Hull Pixelbot finalist in two categories. Yay!

Hmm. Three blog posts in one day. What an interesting life I lead….

Anyhoo, today it was time to put on my best smart casual wear and head for the Bonus Arena for the finals of the Digital Awards. This was all rather exciting. Firstly because the Hull Pixelbot is a finalist in two of the competition strands, secondly because I really fancied having a look around the new Bonus Arena, which is where the event is being held.

Well, the arena is is splendid. After an lovely meal, accompanied by a saxophonist with a fantastic illuminated saxophone, we went through to the arena for the awards themselves. We had a few speeches at the start which were all shot through with a theme that this is a great place to do digital business. One speaker made the point that they were feeling a bit sad about being in the bottom 48% of Lightstream users in Hull for network performance. He was cheered up a lot when he found that this still meant he was in the top 2% of network users in the country.

And another fun fact stood out for me: A third of the optical fibre in the UK is under the streets of Hull. The government has set what it calls an ambitious project to get all households in the UK connected to fibre by twenty thirty something. KCOM (the telecoms company that provides home networking in Hull) will achieve this in Hull by the end of March next year. Other cities in the UK are now playing catch up with us. Big time. And, we don’t just have networks. We have talent too. As the awards were about to show.

Mark Dolan was a great compere

Mark Dolan was a great compere

I’d not seen that much of Mark Dolan before to be honest. But by gum he’s good. After a brief (and very amusing) comic set to break the ice he got things going and presided over the proceedings with some wry observations and knowledgeable comments. The finalist in each award category was introduced by a short video of them in action. Which for me meant two sessions of squirming in my seat as I watched pictures of me and my stuff on the enormous screen. Although I loved the moment when the audience went “Ah…” when they saw a bunch of Hull Pixelbots doing one of their little dances.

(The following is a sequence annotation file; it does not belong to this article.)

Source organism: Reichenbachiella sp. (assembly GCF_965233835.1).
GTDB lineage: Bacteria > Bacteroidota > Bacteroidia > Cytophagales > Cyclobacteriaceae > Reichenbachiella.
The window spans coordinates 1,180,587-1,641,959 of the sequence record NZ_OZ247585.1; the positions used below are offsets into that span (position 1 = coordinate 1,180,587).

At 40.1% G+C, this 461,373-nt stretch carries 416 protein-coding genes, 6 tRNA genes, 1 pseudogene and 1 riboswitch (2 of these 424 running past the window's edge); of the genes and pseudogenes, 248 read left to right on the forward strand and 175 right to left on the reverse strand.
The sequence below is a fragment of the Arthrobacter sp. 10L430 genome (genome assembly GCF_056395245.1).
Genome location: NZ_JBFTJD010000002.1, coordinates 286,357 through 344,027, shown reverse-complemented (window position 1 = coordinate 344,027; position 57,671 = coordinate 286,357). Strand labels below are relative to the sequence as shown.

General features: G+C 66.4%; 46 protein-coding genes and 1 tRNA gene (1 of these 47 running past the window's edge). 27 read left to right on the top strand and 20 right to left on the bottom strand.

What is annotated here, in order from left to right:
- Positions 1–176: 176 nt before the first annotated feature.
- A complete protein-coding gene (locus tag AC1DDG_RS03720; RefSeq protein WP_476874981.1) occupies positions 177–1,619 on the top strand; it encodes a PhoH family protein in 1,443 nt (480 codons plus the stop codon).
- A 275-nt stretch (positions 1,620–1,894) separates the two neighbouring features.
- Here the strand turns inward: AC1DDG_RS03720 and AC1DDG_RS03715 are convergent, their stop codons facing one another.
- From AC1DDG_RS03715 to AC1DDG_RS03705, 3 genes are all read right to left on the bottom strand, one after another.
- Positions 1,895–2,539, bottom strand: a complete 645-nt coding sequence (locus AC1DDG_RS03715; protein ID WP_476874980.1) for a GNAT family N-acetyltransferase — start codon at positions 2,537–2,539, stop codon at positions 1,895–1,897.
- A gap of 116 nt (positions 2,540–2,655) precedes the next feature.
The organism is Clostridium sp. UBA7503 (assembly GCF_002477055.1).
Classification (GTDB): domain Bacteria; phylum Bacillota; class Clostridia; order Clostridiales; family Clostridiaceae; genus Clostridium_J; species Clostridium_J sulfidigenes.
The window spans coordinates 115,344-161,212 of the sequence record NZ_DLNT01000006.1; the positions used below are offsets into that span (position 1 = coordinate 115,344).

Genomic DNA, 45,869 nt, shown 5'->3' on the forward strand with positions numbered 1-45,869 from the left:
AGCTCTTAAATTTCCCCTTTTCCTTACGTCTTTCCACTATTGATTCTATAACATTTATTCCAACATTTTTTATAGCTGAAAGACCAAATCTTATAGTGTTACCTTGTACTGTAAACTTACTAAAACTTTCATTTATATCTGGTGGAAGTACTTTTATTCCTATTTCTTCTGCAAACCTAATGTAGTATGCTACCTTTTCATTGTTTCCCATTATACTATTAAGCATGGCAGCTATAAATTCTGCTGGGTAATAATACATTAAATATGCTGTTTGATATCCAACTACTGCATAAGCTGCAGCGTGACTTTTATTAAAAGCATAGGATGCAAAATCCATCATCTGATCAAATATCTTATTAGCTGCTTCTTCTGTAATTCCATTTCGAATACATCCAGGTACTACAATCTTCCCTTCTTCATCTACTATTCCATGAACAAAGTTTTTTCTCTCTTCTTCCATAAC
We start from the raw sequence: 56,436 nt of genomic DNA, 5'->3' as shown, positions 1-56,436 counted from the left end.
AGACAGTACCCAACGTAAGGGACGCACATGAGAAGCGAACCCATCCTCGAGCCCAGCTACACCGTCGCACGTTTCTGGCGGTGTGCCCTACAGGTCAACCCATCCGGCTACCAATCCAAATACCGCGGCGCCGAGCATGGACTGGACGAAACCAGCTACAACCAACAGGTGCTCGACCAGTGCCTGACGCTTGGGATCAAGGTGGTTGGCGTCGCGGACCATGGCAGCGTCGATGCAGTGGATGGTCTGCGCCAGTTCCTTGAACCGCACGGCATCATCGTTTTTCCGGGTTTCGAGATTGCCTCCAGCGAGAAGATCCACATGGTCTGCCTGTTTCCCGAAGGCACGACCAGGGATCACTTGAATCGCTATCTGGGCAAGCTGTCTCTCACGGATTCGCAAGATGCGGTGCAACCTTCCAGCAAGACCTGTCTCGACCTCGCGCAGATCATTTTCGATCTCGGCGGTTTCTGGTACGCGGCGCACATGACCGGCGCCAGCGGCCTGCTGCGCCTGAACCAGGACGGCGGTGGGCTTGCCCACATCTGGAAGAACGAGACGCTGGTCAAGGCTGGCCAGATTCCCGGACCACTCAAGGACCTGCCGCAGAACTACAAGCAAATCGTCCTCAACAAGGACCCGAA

I didn’t win. I didn’t expect to, to be honest. I’d taken a look at the field and come to the conclusion that there were much better entries in my categories than mine. But I was mightily honoured to have been picked to get into the finals. And I did get two lovely certificates in really nice frames. One for the office at c4di , one for home. And If you check the awards lineup you’ll see that the Hull Pixelbot was actually first in each category. Alphabetically…

It’s a measure of the confidence that I’m seeing in the area that it can put on what I consider to be a world standard awards ceremony. I’ve been to a few of these over the years and the whole setup, the organisation, the venue and the presentation really was world class. And, and this is the really wonderful bit, so were all the finalists. The winners were real stand-outs.

I was especially pleased to see Hayden Barton win “Young Digital Person of the Year”. I first met Hayden at a Hardware Meetup at c4di when he showed me a neat little device he’d brought along. “That’s nice” I said. “Where did you buy it?”. His reply marked him for greatness in my book. He said “I made it.”.

After the awards we staggered home tired and happy. Thanks to every one who put the event together. Great fun and great for the region.

Rob at Ron Dearing UTC

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Despite arriving a tiny bit late, I had a great time at the evening event at Ron Dearing UTC today. A whole bunch of folks came to see me to talk about technology and I showed off some Hull Pixelbots, my silly goggles and the prototype air quality sensor that we’re working on over at Connected Humber.

Of course, I totally forgot to take any pictures at the event. Silly me. That’s why there’s a rather splendid picture of Whitby pier at the top of this post instead of anything relevant to the night.

Anyhoo, I talked to a bunch of folks and gave out a bunch of advice. Summarised thusly (posh prose)